One day while vacationing on the Samana Peninsula in the Dominican Republic, I met two French colleagues.  They spoke French to each other, Spanish to the manager of the hotel, and English to me – concurrently.  I was amazed.  It was an agility I could only imagine; but when I tried it, I was tongue-tied.  I knew French far better than the Spanish I was learning, but could not retrieve even the simplest French phrasing.

I later learned that such a multi-lingual ability has only to do with the completeness of language acquisition.  Once a language has been learned fluently, it stays in some region of your brain, etched on your mental hard drive. My two French colleagues had learned French, Spanish, and English fluently and therefore had no problem speaking all three together.  I have heard that three’s the limit, but I have never had the occasion to try out four.

Through all this the theatrics have been the most fun. Asking me where I am from is the highest compliment, and one disproportionate to my ability.  The listener knows that I am not an American for I have erased all traces of flat A’s and nasal twang; but cannot figure out if I am French, Bolivian, or Italian.  There is something about my speech which is not quite right, not entirely native, but then again, maybe.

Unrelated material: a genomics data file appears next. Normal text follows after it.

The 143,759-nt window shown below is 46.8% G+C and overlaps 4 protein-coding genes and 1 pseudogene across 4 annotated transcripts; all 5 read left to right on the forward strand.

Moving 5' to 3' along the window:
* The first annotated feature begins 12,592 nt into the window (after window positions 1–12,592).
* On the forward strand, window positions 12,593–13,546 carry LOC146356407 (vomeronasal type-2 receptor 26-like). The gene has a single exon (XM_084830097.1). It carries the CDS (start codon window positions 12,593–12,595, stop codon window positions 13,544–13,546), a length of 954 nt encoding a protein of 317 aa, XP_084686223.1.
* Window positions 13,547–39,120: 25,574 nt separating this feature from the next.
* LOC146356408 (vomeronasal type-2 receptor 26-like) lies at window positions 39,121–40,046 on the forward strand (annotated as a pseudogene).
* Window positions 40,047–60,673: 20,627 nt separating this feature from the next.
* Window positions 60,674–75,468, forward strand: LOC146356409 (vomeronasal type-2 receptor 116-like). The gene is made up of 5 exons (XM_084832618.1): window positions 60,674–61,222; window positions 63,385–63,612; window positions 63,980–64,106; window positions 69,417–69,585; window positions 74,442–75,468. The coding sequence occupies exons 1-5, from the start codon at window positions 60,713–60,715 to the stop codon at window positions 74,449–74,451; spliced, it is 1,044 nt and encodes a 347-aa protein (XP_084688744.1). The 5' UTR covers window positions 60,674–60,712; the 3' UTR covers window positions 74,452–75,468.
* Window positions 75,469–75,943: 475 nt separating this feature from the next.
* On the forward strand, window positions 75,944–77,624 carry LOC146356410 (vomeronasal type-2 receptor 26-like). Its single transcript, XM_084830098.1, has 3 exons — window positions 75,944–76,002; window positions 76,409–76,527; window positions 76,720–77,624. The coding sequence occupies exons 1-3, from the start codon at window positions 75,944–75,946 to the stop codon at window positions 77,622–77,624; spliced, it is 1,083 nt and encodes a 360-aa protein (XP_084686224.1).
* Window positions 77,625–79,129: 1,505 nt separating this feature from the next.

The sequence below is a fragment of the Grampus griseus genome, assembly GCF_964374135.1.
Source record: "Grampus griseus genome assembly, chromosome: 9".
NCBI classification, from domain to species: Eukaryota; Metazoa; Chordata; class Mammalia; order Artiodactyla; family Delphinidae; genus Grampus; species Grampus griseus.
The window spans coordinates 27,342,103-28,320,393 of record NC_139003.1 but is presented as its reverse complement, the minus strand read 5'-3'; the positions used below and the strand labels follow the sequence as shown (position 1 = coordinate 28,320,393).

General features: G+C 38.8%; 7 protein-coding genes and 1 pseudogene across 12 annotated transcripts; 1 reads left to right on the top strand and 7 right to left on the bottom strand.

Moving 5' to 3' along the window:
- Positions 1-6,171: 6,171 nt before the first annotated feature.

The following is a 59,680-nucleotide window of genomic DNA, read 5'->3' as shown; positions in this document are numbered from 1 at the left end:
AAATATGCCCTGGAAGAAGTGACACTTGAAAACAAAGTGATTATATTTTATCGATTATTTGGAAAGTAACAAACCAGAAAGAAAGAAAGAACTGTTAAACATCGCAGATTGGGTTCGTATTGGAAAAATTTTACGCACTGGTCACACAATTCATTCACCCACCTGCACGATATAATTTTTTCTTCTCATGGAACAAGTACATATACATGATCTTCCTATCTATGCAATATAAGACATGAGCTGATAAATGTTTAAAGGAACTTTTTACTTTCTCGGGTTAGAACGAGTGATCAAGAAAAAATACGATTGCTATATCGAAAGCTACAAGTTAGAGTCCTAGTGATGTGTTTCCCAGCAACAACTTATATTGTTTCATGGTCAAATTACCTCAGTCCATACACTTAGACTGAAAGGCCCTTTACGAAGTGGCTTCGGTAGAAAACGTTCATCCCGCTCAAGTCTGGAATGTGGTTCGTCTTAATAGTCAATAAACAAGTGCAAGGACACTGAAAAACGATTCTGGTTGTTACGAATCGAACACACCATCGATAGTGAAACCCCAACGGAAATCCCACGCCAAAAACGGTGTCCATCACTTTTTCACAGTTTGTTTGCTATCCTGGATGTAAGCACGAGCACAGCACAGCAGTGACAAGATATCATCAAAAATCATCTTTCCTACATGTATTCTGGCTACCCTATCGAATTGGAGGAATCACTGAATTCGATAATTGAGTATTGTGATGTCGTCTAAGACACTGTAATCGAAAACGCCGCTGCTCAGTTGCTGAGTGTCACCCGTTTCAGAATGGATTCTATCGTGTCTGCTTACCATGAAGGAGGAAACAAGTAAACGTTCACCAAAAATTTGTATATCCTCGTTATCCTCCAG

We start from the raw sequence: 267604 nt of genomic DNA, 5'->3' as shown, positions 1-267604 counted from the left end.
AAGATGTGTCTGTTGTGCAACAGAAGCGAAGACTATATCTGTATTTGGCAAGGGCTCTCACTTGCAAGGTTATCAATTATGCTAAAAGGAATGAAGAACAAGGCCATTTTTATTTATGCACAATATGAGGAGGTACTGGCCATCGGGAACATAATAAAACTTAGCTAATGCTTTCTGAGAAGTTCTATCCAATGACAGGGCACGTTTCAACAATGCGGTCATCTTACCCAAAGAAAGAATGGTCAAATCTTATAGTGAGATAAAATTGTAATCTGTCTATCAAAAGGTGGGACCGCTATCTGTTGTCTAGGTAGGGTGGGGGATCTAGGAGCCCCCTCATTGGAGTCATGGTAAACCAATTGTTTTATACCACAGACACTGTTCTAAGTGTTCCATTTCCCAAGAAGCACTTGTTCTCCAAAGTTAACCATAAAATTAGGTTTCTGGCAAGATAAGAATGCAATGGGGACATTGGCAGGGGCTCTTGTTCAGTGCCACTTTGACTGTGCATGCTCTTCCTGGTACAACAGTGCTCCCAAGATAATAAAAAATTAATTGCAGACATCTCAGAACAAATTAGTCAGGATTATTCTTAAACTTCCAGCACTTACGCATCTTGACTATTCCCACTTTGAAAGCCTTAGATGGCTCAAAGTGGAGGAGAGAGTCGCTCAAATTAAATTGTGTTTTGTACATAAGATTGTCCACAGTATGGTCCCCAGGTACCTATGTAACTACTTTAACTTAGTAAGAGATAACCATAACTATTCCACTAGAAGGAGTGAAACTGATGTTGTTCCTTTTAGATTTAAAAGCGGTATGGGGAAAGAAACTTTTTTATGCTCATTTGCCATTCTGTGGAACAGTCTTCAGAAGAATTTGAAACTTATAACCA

The show never lasts long, for soon enough despite my ablative absolutes, future subjunctives, conditionals, subtle intonations and Gallic shrugs, mistakes give me away – searching for a simple word, getting an idiom not quite right, stuttering over a diphthong. But it is always fun while it lasts, a kind of circus event, stepping onto center stage, singing an aria.  Language more than anything is fun, a plaything, a challenging puzzle, a toy.

When I learned that the Russian word ‘to drink’ was ‘pita’, I immediately and surprisingly understood the Indo-European nature of the language. ‘Pita” means ‘drink’ in Hindi, a language derived from Sanskrit, and the similarity was due to the commonality of the two languages within the Indo-European grouping.

The oddity of the future subjunctive in Portuguese tells something about the culture and its insistence on time and uncertainty.  The frequent use of the passive voice in Latin American Spanish suggests a certain cultural avoidance of directness or even responsibility. The many levels of comparatives and superlatives in Italian says something about Italians’ style and cultural enthusiasm. 

My linguistic odyssey is over for now.  I thought that I would learn one more language. Being able to sound good in Bambara would be a real trip; but my foreign travel is over, and as much as I liked Mali, I doubt I will return.

Language has been a source of cultural insight, a disciplined exercise of the mind, a fun theatrical party, and an insight into human communication.  N’est-ce pas?